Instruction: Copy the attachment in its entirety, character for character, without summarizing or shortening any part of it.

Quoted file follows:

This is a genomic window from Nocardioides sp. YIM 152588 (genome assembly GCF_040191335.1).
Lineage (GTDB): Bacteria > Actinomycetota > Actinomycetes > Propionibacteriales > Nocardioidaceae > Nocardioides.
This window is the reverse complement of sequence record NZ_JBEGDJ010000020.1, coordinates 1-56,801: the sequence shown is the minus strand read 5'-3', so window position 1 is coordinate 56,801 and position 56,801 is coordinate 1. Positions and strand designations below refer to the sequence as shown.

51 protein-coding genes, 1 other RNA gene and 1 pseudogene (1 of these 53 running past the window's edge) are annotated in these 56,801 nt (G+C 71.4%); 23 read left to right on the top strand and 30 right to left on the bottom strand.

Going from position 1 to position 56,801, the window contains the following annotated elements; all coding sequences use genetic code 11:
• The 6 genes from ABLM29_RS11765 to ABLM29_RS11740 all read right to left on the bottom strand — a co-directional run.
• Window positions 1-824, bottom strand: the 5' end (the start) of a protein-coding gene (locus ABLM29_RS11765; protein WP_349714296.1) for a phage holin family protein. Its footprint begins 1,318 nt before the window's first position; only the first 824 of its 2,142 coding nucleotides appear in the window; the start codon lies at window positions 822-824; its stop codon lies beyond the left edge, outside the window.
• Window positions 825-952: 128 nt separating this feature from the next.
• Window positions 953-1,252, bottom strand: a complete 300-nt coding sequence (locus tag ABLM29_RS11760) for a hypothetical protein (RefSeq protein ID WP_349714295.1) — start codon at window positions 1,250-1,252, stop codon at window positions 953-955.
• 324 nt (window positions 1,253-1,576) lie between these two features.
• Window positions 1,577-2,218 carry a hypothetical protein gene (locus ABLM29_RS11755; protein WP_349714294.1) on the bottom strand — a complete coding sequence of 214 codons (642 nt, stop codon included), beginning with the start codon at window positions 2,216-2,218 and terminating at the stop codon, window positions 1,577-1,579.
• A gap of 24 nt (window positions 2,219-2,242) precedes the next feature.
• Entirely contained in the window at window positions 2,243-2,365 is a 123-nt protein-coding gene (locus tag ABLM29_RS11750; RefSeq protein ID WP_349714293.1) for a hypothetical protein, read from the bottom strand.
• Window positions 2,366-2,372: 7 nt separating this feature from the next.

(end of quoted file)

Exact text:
This is a genomic window from Nocardioides sp. YIM 152588 (genome assembly GCF_040191335.1).
Lineage (GTDB): Bacteria > Actinomycetota > Actinomycetes > Propionibacteriales > Nocardioidaceae > Nocardioides.
This window is the reverse complement of sequence record NZ_JBEGDJ010000020.1, coordinates 1-56,801: the sequence shown is the minus strand read 5'-3', so window position 1 is coordinate 56,801 and position 56,801 is coordinate 1. Positions and strand designations below refer to the sequence as shown.

51 protein-coding genes, 1 other RNA gene and 1 pseudogene (1 of these 53 running past the window's edge) are annotated in these 56,801 nt (G+C 71.4%); 23 read left to right on the top strand and 30 right to left on the bottom strand.

Going from position 1 to position 56,801, the window contains the following annotated elements; all coding sequences use genetic code 11:
• The 6 genes from ABLM29_RS11765 to ABLM29_RS11740 all read right to left on the bottom strand — a co-directional run.
• Window positions 1-824, bottom strand: the 5' end (the start) of a protein-coding gene (locus ABLM29_RS11765; protein WP_349714296.1) for a phage holin family protein. Its footprint begins 1,318 nt before the window's first position; only the first 824 of its 2,142 coding nucleotides appear in the window; the start codon lies at window positions 822-824; its stop codon lies beyond the left edge, outside the window.
• Window positions 825-952: 128 nt separating this feature from the next.
• Window positions 953-1,252, bottom strand: a complete 300-nt coding sequence (locus tag ABLM29_RS11760) for a hypothetical protein (RefSeq protein ID WP_349714295.1) — start codon at window positions 1,250-1,252, stop codon at window positions 953-955.
• 324 nt (window positions 1,253-1,576) lie between these two features.
• Window positions 1,577-2,218 carry a hypothetical protein gene (locus ABLM29_RS11755; protein WP_349714294.1) on the bottom strand — a complete coding sequence of 214 codons (642 nt, stop codon included), beginning with the start codon at window positions 2,216-2,218 and terminating at the stop codon, window positions 1,577-1,579.
• A gap of 24 nt (window positions 2,219-2,242) precedes the next feature.
• Entirely contained in the window at window positions 2,243-2,365 is a 123-nt protein-coding gene (locus tag ABLM29_RS11750; RefSeq protein ID WP_349714293.1) for a hypothetical protein, read from the bottom strand.
• Window positions 2,366-2,372: 7 nt separating this feature from the next.